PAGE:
In Bastion, The Kid awakens to find his world torn asunder by The Calamity. Making his way to the floating haven of The Bastion, he must rebuild it by finding the missing pieces scattered by The Calamity. Unfortunately, those pieces are spread across the few remaining parcels of his world, and The Calamity has unleashed hordes of dangerous creatures...
In many ways, Bastion feels like a retro console action-RPG. Itís more than just a nostalgic retread of old game concepts, though, featuring solid game design coupled with some interesting innovations that make it one of the more notable XBLA releases of the year.
First, thereís the Narrator. Games donít often make use of voiceover narration outside of cutscenes, and after playing Bastion youíll wonder why they donít. The narrator isnít just there to fill you in on the story as you play, but also to personalize your experience. Heíll sometimes add commentary based on your in-game actions Ė break a number of crates in quick succession and heíll say something along the lines of, ďThe Kid blows off some steam, smashes a bunch of crates.Ē Yes, it could have been cheesy, it could have been overused, but in Bastion itís pulled off expertly. It brings you into the game more than a cutscene ever could, and helps personalize your experience as The Kid.
Next, thereís the way the game is structured. From The Bastion you launch yourself into the gameís levels, all of which are relatively tight and compact. As you move, the ground literally builds itself under your feet (and, on occasion, drops away as well). You'll never quite know where a level can take you until you begin to prod around its edges. Each of these levels is relatively small and doesn't take too long to complete, and each one is structured a little differently than the others. The result is that the game gives you a lot of variety of play while working within a relatively small framework. This isn't something that's always easy to find in a downloadable title, and the developers deserve credit for their quality level design work.
As you play the game you'll unlock a small arsenal of weapons and you can carry one melee and one ranged weapon with you at a time (although some melee weapons have the advantage of doubling as thrown weapons as well). Some weapons are more effective than others depending on what enemies inhabit a level and on each level's goal and structure, so weapon choice has an impact on the game that goes beyond esthetics or personal preference. And while it may at first seem that mere button-mashing is enough to get through the game, it will quickly become apparent that youíll have to be smart about how you approach battles in the game. In fact, youíd be wise to visit the challenge levels that open when you obtain a new weapon because they are crafted to help you learn the nuisances of each weapon Ė and the better you learn your lesson the better the reward awaiting you upon completion of the challenge.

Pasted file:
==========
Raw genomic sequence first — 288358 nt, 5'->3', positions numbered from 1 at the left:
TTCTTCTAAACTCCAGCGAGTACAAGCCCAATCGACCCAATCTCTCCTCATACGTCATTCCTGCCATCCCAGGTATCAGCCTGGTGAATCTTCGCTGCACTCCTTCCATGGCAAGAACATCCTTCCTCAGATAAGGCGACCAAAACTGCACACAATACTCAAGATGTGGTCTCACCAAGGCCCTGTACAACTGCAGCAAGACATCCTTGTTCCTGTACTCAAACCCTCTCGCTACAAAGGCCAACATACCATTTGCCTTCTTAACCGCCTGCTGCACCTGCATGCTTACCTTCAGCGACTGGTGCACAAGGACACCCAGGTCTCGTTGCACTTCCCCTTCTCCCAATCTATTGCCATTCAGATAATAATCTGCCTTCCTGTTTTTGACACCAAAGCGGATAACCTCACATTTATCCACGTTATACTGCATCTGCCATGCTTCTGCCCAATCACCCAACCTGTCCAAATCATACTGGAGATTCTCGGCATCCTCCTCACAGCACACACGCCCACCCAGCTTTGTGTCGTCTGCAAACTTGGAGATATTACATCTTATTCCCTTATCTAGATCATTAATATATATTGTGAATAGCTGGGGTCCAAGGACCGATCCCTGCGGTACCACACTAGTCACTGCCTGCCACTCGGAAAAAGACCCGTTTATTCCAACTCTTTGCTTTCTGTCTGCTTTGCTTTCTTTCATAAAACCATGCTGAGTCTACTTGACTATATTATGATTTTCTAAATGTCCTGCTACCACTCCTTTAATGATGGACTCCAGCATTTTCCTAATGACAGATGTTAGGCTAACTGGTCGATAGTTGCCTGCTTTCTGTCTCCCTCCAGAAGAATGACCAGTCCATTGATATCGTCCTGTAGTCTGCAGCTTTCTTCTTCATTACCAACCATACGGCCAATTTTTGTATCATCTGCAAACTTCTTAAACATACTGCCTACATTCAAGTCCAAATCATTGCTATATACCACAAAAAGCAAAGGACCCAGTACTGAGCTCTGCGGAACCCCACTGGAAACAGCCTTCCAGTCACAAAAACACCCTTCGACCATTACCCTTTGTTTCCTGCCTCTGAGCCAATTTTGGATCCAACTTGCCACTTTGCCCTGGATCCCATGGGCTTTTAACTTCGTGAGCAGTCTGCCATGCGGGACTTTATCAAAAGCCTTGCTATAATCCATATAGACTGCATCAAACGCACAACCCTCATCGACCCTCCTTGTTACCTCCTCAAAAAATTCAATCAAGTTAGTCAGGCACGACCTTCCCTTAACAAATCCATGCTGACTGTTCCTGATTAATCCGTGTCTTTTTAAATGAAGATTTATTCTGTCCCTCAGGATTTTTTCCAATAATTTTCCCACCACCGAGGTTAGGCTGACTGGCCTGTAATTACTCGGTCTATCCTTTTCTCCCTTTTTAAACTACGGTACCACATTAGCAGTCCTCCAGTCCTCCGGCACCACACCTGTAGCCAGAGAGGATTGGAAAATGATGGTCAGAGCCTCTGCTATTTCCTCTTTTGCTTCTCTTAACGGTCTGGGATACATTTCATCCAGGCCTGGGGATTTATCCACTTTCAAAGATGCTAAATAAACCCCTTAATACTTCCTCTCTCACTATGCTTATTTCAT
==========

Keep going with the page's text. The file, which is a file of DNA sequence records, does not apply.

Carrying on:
You can retool The Kid with more than just different weapon loadouts. Weapons can leveled-up and each upgrade comes with a choice of mutually exclusive weapon bonuses. Special attacks add another way to take down enemies and can be thought of as a spell you can carry in your back pocket for use in time of need, but you can only have one active at a time. Tonics, which again you can only carry one of at a time, provide a unique bonus such as a stat boost. And lastly you can also invoke a deity, each of whom will increase the gameís challenge in a unique way but will also reward you for your increased effort.
If you enjoy classic action-RPGs youíre probably sold on Bastion at this point, and you should be. Otherwise, you may not think as highly of it since at its core itís still a throwback to a bygone day of gaming. Itís a good game for what it is, but itís not for everyone. If youíre still on the fence give the demo a try; youíll probably know on which side youíll fall pretty quickly.
Final Rating: 88%. The Kid finds himself starring in an homage to a classic gaming genre.